Touted as one of the most successful captains of India, Saurav Ganguli’s cricket career is nothing short of legendary. One who almost won his country the World Cup 2003, Ganguli has an endless number of accolades to his name.
Apart from his captaincy skills, Saurav Ganguli was unarguably one of the greatest one-day batsmen of all time. The left-handed batsman had amassed 11,363 runs in 311 matches in his career. His career average of 42 and 40 in Tests and One-day Internationals respectively is a testament to his character and shows why he is considered to be India’s all-time greats.
However, according to the former captain, none of that would have been possible had Laxman not scored 281 in the second test against Australia in 2001, who shared a 376-run fifth-wicket partnership with Rahul Dravid to win the test for India.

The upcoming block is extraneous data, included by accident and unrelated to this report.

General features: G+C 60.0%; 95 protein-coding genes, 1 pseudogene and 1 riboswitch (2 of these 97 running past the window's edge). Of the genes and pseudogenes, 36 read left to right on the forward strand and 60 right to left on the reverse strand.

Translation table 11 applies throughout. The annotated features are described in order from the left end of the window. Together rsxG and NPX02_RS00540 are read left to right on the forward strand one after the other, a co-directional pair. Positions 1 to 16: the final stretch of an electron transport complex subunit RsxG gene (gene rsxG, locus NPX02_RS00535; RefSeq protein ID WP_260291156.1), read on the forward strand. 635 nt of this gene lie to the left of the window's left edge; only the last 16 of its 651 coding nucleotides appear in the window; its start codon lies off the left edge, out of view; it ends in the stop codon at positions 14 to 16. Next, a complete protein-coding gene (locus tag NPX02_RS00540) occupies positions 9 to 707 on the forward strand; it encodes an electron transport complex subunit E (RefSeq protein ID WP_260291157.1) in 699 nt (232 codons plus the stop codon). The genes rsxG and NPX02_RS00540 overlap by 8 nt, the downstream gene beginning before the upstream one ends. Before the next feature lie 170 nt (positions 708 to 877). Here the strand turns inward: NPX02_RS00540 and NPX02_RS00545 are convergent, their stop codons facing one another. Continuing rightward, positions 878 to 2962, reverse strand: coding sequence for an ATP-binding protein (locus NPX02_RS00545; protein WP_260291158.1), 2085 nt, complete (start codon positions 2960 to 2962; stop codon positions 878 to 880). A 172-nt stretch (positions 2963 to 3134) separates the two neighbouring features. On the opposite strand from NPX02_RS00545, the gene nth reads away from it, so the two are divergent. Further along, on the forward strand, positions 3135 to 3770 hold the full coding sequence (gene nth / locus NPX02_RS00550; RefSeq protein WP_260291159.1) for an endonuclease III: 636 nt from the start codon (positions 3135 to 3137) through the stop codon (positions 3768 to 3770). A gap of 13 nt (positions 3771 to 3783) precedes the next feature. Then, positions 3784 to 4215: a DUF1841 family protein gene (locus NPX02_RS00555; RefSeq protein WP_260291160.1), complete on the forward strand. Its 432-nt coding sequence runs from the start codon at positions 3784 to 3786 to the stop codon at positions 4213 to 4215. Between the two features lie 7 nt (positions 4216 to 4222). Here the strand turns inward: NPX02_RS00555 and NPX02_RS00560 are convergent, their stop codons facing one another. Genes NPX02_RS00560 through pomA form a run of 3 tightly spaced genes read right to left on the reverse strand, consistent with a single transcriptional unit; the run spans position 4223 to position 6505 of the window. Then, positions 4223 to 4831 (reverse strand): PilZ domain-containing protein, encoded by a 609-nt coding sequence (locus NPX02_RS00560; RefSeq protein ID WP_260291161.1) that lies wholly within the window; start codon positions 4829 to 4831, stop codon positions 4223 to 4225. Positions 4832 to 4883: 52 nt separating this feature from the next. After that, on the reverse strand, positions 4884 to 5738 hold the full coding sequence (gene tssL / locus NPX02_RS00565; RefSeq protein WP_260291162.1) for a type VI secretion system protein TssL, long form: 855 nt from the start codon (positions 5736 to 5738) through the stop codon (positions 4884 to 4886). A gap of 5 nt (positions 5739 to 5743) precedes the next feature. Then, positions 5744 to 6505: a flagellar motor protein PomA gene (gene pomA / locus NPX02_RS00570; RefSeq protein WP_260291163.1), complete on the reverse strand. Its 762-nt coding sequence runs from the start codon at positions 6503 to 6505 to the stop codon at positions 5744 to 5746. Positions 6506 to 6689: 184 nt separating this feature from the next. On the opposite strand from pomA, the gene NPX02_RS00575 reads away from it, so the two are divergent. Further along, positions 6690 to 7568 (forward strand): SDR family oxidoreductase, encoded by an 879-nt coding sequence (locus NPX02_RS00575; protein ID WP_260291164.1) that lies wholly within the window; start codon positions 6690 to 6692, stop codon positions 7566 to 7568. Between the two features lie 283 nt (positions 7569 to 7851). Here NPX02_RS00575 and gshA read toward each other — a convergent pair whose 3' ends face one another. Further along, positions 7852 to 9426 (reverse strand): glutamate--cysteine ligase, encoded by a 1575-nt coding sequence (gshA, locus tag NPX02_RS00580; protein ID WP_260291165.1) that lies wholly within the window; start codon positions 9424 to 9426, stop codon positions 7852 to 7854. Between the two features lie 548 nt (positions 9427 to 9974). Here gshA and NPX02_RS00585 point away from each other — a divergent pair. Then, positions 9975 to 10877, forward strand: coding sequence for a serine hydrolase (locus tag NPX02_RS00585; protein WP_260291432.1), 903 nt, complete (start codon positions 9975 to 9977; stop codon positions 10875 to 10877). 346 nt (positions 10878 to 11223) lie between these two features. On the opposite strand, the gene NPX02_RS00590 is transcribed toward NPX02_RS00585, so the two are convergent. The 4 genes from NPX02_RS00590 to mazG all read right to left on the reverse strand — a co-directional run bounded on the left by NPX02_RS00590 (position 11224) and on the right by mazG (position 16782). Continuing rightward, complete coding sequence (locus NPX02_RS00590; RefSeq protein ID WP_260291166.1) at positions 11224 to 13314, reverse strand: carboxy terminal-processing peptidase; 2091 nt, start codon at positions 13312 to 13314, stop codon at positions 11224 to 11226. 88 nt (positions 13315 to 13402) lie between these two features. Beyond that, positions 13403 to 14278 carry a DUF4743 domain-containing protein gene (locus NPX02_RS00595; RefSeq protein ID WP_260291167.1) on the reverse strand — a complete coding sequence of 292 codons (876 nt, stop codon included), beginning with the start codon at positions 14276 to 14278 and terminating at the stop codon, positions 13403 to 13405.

After losing the first test, Ganguli’ captaincy career would have come to a halt had India lost the second test at Eden Gardens. After trailing 1-0 in the series, India were asked to follow-on in the second test and had almost lost the second test, however, Laxman’s 281 and Rahul Dravid’s 180 in a 376-run fifth-wicket partnership helped India register an epic 171-run win in the end.
Saurav Ganguli has perhaps told Laxman to change his autobiography’s name from ‘281 and beyond’ to ‘281 and beyond and that saved Sourav Ganguly’s career’.
I also texted him a month back but he didn’t reply,” Ganguly said at the Kolkata leg of the book launch.
“I told him it was not the apt title... It should have been ‘281 and beyond and that saved Sourav Ganguly’s career’,” the former India captain said.
“I strongly opposed the title because if he had not scored 281, we would have lost the Test and I would not have been captain again,” a modest Ganguly said.